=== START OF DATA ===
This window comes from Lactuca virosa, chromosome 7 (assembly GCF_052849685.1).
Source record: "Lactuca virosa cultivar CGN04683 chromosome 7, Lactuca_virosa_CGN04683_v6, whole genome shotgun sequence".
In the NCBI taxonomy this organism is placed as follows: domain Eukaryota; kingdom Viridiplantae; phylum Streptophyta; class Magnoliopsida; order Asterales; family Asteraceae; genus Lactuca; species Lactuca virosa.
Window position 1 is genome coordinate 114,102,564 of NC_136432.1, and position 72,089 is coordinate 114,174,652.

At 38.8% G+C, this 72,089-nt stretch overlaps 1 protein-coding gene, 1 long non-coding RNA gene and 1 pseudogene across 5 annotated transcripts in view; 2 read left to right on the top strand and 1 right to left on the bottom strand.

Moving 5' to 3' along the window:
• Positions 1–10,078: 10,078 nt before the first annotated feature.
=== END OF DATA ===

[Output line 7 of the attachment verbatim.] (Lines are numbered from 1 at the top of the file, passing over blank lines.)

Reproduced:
• Positions 1–10,078: 10,078 nt before the first annotated feature.